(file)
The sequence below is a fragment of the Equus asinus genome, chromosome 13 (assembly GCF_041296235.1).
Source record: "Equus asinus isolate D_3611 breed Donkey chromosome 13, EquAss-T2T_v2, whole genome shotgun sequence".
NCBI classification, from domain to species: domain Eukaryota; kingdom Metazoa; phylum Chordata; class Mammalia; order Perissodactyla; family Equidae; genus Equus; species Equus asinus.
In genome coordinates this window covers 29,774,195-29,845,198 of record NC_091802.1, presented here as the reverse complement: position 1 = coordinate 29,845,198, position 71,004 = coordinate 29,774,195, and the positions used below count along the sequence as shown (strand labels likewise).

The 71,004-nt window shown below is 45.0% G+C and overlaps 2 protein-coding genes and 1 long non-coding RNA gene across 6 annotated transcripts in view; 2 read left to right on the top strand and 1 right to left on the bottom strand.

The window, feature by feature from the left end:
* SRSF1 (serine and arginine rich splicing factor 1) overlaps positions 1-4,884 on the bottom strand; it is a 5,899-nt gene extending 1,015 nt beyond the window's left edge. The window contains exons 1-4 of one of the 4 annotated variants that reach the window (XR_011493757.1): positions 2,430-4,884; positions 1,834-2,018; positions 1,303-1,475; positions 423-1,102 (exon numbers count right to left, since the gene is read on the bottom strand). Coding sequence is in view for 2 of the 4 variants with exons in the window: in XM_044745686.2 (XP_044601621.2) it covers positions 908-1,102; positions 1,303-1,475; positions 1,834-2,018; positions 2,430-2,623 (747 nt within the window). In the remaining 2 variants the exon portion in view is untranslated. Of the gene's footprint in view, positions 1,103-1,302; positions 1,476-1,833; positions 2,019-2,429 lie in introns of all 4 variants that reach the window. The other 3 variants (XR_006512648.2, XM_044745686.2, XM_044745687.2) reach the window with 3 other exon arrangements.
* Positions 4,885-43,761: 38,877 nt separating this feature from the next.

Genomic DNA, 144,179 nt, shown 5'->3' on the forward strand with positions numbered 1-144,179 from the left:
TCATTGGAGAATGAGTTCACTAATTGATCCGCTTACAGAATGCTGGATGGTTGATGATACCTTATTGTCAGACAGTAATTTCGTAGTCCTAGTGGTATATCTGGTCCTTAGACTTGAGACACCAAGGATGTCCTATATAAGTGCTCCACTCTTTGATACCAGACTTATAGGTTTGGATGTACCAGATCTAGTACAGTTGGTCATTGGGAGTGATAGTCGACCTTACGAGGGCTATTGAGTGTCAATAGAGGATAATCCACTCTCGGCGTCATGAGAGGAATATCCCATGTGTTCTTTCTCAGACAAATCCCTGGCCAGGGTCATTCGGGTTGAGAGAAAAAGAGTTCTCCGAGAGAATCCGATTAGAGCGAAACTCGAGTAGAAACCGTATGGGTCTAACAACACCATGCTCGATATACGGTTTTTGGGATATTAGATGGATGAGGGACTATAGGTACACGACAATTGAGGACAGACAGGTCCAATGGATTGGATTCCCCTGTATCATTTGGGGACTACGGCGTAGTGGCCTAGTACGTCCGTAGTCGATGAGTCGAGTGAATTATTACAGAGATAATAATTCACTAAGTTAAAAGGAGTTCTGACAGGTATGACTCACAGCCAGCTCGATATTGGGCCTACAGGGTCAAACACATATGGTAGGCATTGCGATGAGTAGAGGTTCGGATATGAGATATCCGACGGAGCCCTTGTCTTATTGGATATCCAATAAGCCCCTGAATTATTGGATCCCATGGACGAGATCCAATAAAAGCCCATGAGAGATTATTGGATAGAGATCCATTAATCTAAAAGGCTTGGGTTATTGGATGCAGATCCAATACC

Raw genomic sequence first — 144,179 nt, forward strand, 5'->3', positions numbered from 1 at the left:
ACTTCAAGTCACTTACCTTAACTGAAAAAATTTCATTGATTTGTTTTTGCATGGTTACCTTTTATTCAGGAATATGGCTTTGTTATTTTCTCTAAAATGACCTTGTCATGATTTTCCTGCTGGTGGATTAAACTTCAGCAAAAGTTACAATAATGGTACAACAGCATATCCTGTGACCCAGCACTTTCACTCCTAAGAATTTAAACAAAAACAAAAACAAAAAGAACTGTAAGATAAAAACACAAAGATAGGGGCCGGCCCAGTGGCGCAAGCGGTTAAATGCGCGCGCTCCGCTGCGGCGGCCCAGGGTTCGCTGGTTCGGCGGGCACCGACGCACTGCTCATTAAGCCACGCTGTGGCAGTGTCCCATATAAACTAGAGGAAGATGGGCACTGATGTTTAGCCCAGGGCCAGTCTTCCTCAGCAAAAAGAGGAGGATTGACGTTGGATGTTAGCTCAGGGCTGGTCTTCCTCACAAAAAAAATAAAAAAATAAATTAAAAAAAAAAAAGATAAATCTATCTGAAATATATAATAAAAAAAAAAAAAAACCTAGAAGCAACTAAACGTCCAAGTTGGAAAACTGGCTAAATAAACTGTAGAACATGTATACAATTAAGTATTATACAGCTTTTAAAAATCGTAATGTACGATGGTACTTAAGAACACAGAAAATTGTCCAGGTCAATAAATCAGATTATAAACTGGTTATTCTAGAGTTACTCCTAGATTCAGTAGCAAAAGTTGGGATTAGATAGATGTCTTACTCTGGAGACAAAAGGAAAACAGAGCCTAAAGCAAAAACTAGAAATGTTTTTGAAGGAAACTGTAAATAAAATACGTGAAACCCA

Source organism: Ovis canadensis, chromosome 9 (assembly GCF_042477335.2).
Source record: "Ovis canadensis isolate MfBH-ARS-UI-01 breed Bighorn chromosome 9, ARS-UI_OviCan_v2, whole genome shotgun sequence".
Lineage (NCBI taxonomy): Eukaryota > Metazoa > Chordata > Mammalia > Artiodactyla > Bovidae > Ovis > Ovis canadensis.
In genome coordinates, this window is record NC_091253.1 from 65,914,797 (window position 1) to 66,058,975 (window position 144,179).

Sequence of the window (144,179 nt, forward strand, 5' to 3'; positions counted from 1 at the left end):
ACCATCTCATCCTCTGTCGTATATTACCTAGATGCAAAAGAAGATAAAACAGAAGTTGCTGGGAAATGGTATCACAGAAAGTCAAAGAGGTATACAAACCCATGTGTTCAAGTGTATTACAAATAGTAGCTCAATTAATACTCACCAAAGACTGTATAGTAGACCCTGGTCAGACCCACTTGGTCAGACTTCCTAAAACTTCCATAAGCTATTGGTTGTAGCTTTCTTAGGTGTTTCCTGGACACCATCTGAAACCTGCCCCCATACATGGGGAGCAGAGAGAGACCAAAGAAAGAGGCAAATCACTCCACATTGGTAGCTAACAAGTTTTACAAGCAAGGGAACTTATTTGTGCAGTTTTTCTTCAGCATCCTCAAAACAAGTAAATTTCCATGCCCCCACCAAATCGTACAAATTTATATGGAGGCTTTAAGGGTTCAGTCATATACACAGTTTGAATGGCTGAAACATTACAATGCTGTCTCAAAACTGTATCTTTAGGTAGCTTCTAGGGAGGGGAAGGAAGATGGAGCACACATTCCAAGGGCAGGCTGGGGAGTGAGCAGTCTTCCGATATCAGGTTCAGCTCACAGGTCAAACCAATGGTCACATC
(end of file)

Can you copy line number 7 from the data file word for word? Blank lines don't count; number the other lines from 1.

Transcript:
* SRSF1 (serine and arginine rich splicing factor 1) overlaps positions 1-4,884 on the bottom strand; it is a 5,899-nt gene extending 1,015 nt beyond the window's left edge. The window contains exons 1-4 of one of the 4 annotated variants that reach the window (XR_011493757.1): positions 2,430-4,884; positions 1,834-2,018; positions 1,303-1,475; positions 423-1,102 (exon numbers count right to left, since the gene is read on the bottom strand). Coding sequence is in view for 2 of the 4 variants with exons in the window: in XM_044745686.2 (XP_044601621.2) it covers positions 908-1,102; positions 1,303-1,475; positions 1,834-2,018; positions 2,430-2,623 (747 nt within the window). In the remaining 2 variants the exon portion in view is untranslated. Of the gene's footprint in view, positions 1,103-1,302; positions 1,476-1,833; positions 2,019-2,429 lie in introns of all 4 variants that reach the window. The other 3 variants (XR_006512648.2, XM_044745686.2, XM_044745687.2) reach the window with 3 other exon arrangements.